They included Nathaniel Knight-Percival, transformed from the broken figure relegated with City two years ago.

Kelvin Mellor, another rejuvenated ex-Bantam, acted as an enthusiastic supporter high up in the stand after his recent red card against Bolton.

But he will be eligible for the second play-off game; some contrast for a player bombed 12 months ago from Valley Parade.

The Shrimps backline was well protected by the uncompromising midfield duo of Yann Songo’o and the well-travelled Toumani Diagouraga.

Portuguese winger Carlos Mendes Gomes is tipped to go higher; willing centre forward Cole Stockton is not sure of League Two admirers.

They are a solid unit confident in what they do – and always in control on the final day, with or without the ball.

Adams screamed himself hoarse for much of the first half with referee Craig Hicks, who had a poor afternoon, in the firing line from both sides.

But once third spot was confirmed as beyond their reach, the Scot was happy to take a back seat.

He had rested most of his big hitters by the time Hicks finally put City out of their misery.

The Bantams’ coach had been greeted on arrival by a band of well-wishers booked into the neighbouring caravan park.

The trip had, no doubt, been arranged well in advance with the hope of urging the team on for one final play-off push.

The only cheers on that score came from the flare-wielding locals well after the final whistle.

City were there purely to make up the numbers, just as the bookmakers had predicted.

It took them 76 minutes to wake home keeper Kyle Letheren from his slumbers and make a first save as Donaldson prodded Jordan Stevens’ cross goalwards.

Letheren, one of many Plymouth old boys on show, then defied another in stoppage time with a sharp block from Billy Clarke’s header.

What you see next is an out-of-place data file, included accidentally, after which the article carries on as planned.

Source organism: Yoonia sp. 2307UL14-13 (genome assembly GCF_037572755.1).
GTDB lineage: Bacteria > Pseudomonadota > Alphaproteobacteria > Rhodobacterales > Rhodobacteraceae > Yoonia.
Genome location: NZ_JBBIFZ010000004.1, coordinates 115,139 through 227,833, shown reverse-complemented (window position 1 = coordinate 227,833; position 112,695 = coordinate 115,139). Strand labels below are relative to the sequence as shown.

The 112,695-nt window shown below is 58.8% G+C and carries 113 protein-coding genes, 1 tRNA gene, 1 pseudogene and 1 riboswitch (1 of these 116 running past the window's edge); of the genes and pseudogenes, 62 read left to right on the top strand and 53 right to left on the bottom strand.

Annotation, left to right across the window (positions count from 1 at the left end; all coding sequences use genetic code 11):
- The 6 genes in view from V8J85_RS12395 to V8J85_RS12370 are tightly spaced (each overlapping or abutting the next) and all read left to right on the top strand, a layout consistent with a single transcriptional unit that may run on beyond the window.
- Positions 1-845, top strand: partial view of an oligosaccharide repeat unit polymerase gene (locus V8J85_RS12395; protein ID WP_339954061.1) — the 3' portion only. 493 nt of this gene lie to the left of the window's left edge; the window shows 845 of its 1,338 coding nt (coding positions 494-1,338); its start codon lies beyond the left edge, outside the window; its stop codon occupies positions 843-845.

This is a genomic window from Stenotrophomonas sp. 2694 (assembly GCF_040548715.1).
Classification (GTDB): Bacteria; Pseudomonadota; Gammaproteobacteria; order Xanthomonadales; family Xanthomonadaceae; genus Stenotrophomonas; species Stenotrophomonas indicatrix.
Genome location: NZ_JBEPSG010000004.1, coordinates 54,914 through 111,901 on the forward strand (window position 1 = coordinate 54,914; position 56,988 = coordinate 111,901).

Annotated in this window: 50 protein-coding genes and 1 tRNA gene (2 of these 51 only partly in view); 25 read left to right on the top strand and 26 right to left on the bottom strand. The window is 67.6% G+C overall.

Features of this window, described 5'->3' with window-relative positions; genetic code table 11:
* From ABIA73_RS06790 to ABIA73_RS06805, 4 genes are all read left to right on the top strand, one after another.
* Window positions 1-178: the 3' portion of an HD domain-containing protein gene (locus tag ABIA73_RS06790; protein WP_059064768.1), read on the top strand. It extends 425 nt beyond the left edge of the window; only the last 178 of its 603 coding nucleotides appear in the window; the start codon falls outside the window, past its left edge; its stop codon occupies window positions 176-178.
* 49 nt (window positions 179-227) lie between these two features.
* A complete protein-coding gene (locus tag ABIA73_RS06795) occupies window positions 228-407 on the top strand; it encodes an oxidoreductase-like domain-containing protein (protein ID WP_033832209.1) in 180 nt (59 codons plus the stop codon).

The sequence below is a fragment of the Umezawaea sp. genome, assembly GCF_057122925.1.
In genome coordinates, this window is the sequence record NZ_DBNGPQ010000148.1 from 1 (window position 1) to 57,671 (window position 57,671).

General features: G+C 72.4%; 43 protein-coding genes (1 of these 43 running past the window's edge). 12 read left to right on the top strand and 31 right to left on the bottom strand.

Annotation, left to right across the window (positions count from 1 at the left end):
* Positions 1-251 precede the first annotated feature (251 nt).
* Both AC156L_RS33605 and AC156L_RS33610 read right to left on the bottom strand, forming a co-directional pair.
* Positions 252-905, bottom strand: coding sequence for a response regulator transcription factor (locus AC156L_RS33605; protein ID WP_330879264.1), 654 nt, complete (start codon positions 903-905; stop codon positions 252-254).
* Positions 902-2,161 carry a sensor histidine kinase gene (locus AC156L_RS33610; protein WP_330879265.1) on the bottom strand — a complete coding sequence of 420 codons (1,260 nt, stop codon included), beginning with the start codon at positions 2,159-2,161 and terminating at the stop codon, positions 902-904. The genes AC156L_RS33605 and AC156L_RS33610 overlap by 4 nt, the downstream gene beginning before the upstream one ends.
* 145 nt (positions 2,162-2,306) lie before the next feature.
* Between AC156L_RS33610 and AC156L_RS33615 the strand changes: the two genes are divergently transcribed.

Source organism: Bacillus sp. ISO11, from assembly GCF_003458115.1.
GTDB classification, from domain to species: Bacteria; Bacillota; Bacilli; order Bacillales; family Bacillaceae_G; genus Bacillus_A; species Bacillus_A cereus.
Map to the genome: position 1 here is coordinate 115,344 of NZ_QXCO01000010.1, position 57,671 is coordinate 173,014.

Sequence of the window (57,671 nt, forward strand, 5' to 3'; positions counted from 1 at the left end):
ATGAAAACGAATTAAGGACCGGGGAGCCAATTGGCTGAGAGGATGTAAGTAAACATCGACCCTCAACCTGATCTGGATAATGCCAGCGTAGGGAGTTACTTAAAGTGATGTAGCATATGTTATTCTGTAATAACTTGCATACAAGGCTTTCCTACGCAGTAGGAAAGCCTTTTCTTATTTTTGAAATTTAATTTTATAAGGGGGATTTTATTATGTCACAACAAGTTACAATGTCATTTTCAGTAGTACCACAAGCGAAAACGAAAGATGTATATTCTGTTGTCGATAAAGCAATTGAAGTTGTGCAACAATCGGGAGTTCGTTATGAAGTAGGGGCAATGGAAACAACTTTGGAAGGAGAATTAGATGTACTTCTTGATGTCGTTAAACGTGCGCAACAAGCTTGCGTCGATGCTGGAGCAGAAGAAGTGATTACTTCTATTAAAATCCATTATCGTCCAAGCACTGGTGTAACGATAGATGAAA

That could well have been Clarke’s last involvement for City; the same could be said for several others out of contract including Connor Wood, whose substitution on his 50th appearance of the season meant he would not see through every minute of the league campaign.

Wood had also curled a free-kick narrowly past the post. Even with two up front, that was the sum of City’s attacking threats.

News of Bolton’s decisive second goal at Crawley was just filtering through when Morecambe broke the deadlock on 20 minutes.

Callum Cooke, who at least looked bothered by the general malaise, gave the ball away in the middle of the park allowing Diagouraga to run at City.

Liam McAlinden, who had already hit a post, received his pass and slid the ball through Sam Hornby’s legs.

The Bantams paid the price for ball-watching with the second.

Jorge Sikora, who otherwise shaped up well on his league debut, was briefly caught out by a long pass from Songo’o.

It was controlled and cheekily laid off by Mendes Gomes and Stockton applied the simple finish.

City may have shouted a good game with Elliot Watt and Paudie O’Connor providing a constant vocal backdrop. But they once again failed to put words into actions.

Cooke had a face like thunder at the final whistle. At least it showed he cared.

The serenading outside was not for his team. Another season ends with little love lost for City.